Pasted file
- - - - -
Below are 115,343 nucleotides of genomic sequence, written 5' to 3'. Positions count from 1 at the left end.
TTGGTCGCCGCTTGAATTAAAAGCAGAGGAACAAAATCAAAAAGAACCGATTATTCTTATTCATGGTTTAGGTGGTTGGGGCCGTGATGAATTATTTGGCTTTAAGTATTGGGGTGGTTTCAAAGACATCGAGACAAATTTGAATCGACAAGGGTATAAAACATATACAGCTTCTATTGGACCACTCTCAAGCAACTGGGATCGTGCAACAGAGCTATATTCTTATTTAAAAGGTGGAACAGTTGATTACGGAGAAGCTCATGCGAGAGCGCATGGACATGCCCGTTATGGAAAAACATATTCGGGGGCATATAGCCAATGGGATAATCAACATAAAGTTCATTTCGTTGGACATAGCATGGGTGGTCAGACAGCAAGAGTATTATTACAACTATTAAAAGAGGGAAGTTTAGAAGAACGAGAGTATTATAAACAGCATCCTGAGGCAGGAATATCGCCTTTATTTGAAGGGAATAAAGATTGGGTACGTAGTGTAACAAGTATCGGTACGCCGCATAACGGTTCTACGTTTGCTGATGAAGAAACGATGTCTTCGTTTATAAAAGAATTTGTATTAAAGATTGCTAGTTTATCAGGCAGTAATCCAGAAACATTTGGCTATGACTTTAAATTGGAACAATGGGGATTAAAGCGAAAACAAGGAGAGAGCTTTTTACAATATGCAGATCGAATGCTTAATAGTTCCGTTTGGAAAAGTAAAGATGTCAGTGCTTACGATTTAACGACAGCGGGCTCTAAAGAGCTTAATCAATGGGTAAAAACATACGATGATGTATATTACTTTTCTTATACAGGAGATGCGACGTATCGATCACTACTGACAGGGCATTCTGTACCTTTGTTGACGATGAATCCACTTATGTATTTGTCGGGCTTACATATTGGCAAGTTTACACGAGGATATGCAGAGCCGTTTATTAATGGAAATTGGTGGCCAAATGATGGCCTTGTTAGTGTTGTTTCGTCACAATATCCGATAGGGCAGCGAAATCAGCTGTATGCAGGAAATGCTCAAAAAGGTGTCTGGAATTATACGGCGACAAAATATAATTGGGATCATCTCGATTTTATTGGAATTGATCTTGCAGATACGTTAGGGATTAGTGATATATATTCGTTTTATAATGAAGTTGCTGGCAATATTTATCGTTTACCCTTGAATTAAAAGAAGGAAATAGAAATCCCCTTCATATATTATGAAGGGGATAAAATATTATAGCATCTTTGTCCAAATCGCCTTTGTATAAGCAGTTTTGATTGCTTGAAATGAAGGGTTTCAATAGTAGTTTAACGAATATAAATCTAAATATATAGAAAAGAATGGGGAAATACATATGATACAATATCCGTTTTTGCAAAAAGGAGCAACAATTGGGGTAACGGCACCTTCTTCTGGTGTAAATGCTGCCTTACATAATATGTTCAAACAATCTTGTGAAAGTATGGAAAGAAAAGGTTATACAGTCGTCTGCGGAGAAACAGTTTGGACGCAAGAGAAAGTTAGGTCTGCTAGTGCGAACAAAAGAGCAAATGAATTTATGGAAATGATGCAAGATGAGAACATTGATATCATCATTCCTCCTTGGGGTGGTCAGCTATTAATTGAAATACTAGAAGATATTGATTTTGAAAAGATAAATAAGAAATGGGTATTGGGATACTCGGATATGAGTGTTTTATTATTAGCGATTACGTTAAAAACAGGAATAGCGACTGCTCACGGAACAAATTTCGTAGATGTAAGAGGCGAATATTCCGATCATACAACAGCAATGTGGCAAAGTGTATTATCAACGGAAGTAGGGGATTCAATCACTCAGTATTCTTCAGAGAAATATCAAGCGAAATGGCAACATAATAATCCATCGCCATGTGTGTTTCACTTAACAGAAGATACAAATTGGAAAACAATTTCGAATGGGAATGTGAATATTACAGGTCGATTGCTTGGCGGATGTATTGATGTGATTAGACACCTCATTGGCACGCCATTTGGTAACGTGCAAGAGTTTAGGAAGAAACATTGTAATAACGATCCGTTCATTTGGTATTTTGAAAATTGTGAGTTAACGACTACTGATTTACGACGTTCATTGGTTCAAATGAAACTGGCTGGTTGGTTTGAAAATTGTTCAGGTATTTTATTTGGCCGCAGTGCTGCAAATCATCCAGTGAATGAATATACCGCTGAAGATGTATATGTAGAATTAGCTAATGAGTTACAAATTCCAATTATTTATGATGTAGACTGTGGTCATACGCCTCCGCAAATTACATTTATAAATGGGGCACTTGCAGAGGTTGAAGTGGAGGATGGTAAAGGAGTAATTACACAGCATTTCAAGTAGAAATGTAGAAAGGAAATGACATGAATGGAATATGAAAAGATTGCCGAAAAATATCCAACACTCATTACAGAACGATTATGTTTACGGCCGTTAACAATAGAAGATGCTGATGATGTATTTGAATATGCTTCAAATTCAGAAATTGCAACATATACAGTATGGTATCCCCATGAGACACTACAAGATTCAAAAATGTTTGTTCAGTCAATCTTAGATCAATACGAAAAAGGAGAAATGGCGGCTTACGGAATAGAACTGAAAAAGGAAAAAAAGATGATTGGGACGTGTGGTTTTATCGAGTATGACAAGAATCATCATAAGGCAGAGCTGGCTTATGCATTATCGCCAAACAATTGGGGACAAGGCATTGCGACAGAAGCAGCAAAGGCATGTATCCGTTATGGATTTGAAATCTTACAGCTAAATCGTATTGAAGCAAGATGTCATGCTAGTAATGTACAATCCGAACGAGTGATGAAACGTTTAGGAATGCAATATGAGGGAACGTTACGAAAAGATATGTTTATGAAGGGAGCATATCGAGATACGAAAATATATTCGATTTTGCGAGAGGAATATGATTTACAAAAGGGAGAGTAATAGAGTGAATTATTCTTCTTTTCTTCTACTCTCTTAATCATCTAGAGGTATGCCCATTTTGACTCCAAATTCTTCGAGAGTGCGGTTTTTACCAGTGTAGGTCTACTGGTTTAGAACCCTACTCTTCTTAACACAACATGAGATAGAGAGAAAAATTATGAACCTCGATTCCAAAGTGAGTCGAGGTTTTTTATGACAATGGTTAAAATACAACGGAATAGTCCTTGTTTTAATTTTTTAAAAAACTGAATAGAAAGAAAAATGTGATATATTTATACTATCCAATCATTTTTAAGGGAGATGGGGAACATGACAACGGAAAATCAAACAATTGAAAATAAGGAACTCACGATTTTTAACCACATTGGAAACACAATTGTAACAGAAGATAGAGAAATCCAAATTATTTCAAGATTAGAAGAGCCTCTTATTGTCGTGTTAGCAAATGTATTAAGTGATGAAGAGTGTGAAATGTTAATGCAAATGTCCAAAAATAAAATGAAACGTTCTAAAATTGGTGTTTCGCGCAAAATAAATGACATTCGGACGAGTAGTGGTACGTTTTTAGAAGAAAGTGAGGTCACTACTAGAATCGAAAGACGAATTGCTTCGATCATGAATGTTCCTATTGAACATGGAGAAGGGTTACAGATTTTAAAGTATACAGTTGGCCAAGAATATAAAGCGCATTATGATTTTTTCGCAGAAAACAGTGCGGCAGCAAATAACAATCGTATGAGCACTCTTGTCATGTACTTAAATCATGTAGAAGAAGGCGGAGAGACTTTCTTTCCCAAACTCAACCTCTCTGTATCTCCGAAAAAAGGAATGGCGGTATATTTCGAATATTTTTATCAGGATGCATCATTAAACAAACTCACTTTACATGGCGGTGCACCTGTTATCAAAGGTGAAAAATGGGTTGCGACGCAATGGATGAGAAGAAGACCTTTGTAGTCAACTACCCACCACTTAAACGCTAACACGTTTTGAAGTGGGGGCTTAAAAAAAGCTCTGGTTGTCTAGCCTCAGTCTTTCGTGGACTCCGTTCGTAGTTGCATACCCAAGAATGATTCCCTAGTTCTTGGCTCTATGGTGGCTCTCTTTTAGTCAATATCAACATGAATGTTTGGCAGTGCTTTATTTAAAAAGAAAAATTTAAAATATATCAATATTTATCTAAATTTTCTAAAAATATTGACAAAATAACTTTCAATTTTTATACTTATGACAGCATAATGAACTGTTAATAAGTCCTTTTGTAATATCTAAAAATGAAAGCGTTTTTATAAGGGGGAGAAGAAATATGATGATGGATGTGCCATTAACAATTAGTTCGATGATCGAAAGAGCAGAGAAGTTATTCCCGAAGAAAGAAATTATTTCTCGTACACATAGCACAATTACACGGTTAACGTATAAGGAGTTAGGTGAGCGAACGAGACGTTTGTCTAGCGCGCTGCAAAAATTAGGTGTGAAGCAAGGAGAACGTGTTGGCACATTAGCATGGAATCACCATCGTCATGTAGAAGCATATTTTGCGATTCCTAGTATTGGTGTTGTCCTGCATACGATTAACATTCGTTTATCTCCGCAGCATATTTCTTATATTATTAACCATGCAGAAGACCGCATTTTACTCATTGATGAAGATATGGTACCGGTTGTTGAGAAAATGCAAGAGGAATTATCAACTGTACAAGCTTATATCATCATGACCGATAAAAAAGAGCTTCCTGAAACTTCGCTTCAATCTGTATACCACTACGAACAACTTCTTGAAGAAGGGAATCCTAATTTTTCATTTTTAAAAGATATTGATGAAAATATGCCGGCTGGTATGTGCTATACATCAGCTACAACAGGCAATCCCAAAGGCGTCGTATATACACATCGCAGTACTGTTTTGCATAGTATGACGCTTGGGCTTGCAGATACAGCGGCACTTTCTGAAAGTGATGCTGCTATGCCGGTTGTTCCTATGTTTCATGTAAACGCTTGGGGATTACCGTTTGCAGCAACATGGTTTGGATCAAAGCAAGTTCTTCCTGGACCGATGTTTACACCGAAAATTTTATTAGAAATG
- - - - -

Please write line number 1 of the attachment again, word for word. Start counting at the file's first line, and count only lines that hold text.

Below are 115,343 nucleotides of genomic sequence, written 5' to 3'. Positions count from 1 at the left end.